2. Korean age: Everywhere around the world when a baby is born, they are considered zero years old, and on their next birthday they are considered one years old, so on and so forth. However, in Korea, this is not the case. When a baby is born, they are considered one years old. Then when New Years passes, the baby is considered two years old, and on their birthday, they turn three years old. Thus, after New Years but before your birthday, your Korean age is your international age plus two, and after your birthday, your Korean age is your international age plus one.

3. Korean Fried Chicken: If you have never had Korean fried chicken, it is really hard to explain. Basically it is completely different from American fried chicken. Therefore, if you ever have a chance, you should definitely try it. Ten out of ten would recommend. You will thank me later.

After we enjoyed our chimek, we decided to head over to 이태원 (Itaewon) for some night life. Itaewon is known as the international hub of Korea. I had never been before, so it was very interesting and different from other places in the country. I was shocked by how many foreigners there were! While walking around, I had to remind myself that I was in Korea and not the States . To me, it seemed like there were more foreigners than native Koreans!

Blog Post #2: Korean Cafe Culture


The wi-fi in our dorm is currently not working (this seems to have been caused by the recent rain). As an excuse, I decided to go to one of Seoul’s thousands of cafes in order to get some work done. Within the last couple of decades, the cafe culture in Korea has been booming. When walking down the streets of Seoul, you are guaranteed to walk past a cafe every minute. However, these cafes are different from your average American cafes like Starbucks. Most if these Korean cafes have a certain theme and an interior to match it. The themes can range from animals, cartoon characters to flowers and even Legos. So no two cafes are the same.

I decided to come to a cafe called 토끼의 지혜 (Rabbit’s Wisdom), which is a book cafe. The walls of the cafe are lined with bookshelves filled with books of every genre. I decided to come to this cafe not only because of my love for books but also because my Korean professor told me that the best way to improve my Korean was to read as many books as possible.

After coming here I wonder what it would be like to have a cafe like this in the States. I feel like it would be very popular…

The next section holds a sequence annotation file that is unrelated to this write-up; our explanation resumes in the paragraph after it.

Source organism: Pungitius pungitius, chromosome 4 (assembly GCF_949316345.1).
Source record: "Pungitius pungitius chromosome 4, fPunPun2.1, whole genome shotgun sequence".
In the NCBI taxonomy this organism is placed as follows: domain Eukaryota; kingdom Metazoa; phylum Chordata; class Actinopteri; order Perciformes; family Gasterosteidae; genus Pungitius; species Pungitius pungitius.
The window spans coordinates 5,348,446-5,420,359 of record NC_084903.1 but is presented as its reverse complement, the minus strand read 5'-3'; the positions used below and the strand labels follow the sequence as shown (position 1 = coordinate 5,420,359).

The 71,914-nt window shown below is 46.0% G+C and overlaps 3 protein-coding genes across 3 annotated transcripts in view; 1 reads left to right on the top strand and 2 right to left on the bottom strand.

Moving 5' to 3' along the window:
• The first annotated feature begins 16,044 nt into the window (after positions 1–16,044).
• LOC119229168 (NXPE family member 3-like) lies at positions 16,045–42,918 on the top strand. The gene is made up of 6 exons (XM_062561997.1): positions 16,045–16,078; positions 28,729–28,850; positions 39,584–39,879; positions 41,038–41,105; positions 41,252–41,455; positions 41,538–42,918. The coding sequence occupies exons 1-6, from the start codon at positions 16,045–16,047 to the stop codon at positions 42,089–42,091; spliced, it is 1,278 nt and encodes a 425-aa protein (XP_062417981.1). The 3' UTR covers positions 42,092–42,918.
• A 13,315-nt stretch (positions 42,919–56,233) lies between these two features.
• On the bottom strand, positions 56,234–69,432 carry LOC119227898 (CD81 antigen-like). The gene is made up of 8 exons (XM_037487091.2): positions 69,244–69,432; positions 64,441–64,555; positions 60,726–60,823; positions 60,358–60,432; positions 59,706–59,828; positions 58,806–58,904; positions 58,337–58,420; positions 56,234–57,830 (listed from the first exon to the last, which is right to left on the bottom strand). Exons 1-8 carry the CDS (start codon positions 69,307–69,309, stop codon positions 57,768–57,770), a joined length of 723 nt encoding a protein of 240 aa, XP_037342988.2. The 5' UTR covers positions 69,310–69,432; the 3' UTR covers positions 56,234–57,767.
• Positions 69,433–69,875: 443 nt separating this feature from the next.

P. S. I read a short novel by 정세랑 (Jung Saerang) titled 섬의 애슐리 (Ashely of the Island).

Blog Post #1: My First Week in Korea


It has been a little over a week since my program at Seoul National University (SNU) has started. The first week has consisted of getting used to the new environment and learning how to use public transportation. Because SNU is much larger than Notre Dame, it is sometimes necessary to ride the buses to get to class (especially during the current monsoon season). The first few times I accidentally got on a bus going in the opposite direction that left the school campus. After asking around, I discovered that there are free shuttle buses that only go around the campus. Thus, my worries of getting on a bus that leaves campus has shrunk significantly. Other than that everything has been smooth sailing so far. My classes (Korean Culture and Korean Language) have both been great so far. In my Korean culture class, we are learning about the differences in the two Koreas (North and South) after 1945. This seems like a great opportunity to learn more about Korean history and analyze how it has shaped modern Korean society and culture. For my Korean language class, I placed into level 6 (the highest level). This class has definitely challeneged me so far by looking at more detail specific grammar points and more ambiguous topics in the Korean language, such as onomatopoeias (Korean has a vast collection of these that sound similar but must be used for a specific situation). Overall, I think that I will enjoy my time here and cannot wait to make new memories!

P. S. Here is a picture of me and my roommate with the SNU cheerleadin team. Their definition of cheerleading is very different from the definition that I am used to.